Jul 14, 2021
When President Biden spoke at the Democratic convention nearly a year ago, he pledged to follow in the footsteps of one of our nation's greatest presidents, Franklin D. Roosevelt.
"Nearly a century ago, Franklin Roosevelt pledged a New Deal in a time of massive unemployment, uncertainty, and fear," said Biden. "Stricken by disease, stricken by a virus, FDR insisted that he would recover and prevail and he believed America could as well. And he did. And so can we."
"The Biden Administration is doing admirable work combatting the pandemic. But just defeating COVID isn't enough."
Like FDR, Biden and his Democratic allies in Congress understand the importance of we, the people, to the strength and success of our country. That's why they are working to pass a $3.5 trillion human infrastructure package. If they act as boldly as FDR did, that package could be the most consequential legislation in a generation.
FDR, his Labor Secretary Frances Perkins, and their allies had a much broader definition of Social Security than the one we use today. They understood the term as a synonym for economic security. They knew that to ensure economic security, all of us need the assurance that if faced with an illness, we or our loved ones will receive high-quality treatment as a guaranteed right.
They understood that to be economically secure, all of us must have universal, guaranteed health care as our birthright. Today's Democrats appropriately proclaim that health care should be a right, not a privilege. Now is the moment to walk the walk, to add action to the rhetoric.
President Roosevelt sought to enact guaranteed, universal health care, as did his successor, President Harry Truman. But the for-profit drug companies, hospitals, and the others in the medical-industrial complex defeated their efforts. As a fallback, President Lyndon Johnson, always the pragmatist, decided to reach that goal incrementally, starting with Medicare for seniors. In 1972, people with disabilities were added to Medicare, but that's where progress stopped.
Democrats have the opportunity to pass a package that takes the next big step in that direction. The following Medicare and Medicaid improvements are being debated as you read these words:
- Creating an out-of-pocket cap in Medicare, because no one should go bankrupt trying to pay for health care.
- Adding the essential benefits of vision, hearing, and dental care to Medicare.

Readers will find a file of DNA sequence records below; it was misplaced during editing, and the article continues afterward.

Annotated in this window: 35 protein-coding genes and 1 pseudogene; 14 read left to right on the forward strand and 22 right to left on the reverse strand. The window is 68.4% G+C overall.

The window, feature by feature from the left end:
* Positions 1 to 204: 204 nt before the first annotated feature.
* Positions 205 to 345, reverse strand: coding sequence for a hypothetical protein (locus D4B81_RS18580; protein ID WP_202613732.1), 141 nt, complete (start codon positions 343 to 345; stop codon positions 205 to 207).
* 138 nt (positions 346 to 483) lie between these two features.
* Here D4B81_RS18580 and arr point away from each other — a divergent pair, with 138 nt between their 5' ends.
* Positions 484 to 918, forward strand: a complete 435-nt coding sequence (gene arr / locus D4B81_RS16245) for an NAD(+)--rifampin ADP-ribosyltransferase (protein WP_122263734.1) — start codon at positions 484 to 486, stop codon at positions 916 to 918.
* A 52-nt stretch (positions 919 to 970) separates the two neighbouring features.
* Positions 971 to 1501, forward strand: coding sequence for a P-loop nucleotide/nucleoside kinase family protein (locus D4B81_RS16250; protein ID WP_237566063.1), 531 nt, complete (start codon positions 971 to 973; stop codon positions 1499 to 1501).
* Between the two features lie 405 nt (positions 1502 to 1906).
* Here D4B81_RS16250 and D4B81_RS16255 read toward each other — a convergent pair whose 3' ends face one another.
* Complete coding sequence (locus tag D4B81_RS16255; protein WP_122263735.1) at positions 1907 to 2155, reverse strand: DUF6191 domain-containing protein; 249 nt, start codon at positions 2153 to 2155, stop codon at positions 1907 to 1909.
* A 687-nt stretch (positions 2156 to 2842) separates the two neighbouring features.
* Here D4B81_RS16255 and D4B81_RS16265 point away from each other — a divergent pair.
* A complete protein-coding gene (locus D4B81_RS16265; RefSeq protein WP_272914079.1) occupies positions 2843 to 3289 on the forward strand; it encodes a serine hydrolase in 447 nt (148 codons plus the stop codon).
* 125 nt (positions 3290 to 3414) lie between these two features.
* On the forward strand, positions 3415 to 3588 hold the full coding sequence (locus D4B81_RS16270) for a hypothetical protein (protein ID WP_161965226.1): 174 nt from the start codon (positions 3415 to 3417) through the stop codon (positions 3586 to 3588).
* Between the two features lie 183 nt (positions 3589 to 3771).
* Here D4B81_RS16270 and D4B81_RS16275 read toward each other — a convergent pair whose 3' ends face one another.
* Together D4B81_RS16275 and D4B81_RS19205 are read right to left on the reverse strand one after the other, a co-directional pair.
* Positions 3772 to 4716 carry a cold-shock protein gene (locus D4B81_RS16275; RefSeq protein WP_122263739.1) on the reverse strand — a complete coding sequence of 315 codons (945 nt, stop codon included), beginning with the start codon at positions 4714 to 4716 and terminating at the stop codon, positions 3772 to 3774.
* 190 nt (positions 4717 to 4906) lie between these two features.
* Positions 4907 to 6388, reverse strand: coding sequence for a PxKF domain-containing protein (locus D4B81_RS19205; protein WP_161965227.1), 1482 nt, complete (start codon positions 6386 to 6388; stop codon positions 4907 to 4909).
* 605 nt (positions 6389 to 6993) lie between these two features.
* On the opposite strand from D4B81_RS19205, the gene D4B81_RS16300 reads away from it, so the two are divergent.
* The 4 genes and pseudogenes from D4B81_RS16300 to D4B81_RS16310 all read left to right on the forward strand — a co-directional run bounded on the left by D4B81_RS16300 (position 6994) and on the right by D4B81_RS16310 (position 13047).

- Lowering the Medicare eligibility age to 60, as Medicare's architects anticipated and as President Biden promised in his campaign.
- Empowering Medicare to negotiate lower prescription drug prices not just for seniors and people with disabilities but for everyone in America.
- Allowing people to remain in their homes, rather than forced into institutions, by funding home and community-based long-term care.
Each of these steps would make Americans more economically secure, and enormously improve our lives. It exemplifies the promise to build back better.
For a grandmother who can't afford treatment for the loss of her hearing, improving Medicare's benefits would mean finally hearing her grandchildren's voices and actually being able to talk to them. For a 62-year-old who has been putting off medical care, lowering the Medicare eligibility age would mean getting a cancer diagnosis in time for effective treatment.
For a dad with diabetes, lower insulin prices would mean that he is able to treat his wife to dinner for their wedding anniversary. And for an 80-year-old with Alzheimer's, long-term care funding would mean the opportunity to stay in her own home near friends and family, instead of going to a cold, impersonal institution.
"One reason the pandemic hit the U.S. so much worse than elsewhere is that both our health care and long-term care systems are designed to maximize corporate profit rather than provide care to those who need it."
All of these steps would improve our country's ability to meet the needs of seniors, a group that has been disproportionately hurt by the COVID-19 pandemic. Older Americans are an invaluable part of our communities, but the infrastructure systems in place to support them have been underfunded for decades--or, worse, don't even exist at all.
One reason the pandemic hit the U.S. so much worse than elsewhere is that both our health care and long-term care systems are designed to maximize corporate profit rather than provide care to those who need it. As a result, over 600,000 Americans have died, including over 180,000 nursing home residents and workers.
The Biden Administration is doing admirable work combatting the pandemic. But just defeating COVID isn't enough. We must ensure that when the next pandemic comes along, it will be nowhere near as devastating because our country will be stronger. We must ensure that when one of us faces our own health care crisis, the infrastructure is there to care for us.
We must learn from the wisdom of Roosevelt, Perkins, and their allies. In a nationwide radio address during the Great Depression, Perkins stated:
"We cannot be satisfied merely with makeshift arrangements which will tide us over the present emergencies. We must devise plans that will not merely alleviate the ills of today, but will prevent, as far as it is humanly possible to do so, their recurrence in the future."
These are the words that should guide Democrats in Congress as they craft their legislation. If they succeed, President Biden will go down in history as a worthy successor to FDR's legacy--a President who didn't just bring our country out of a massive crisis, but also built a legacy for our children and their children.
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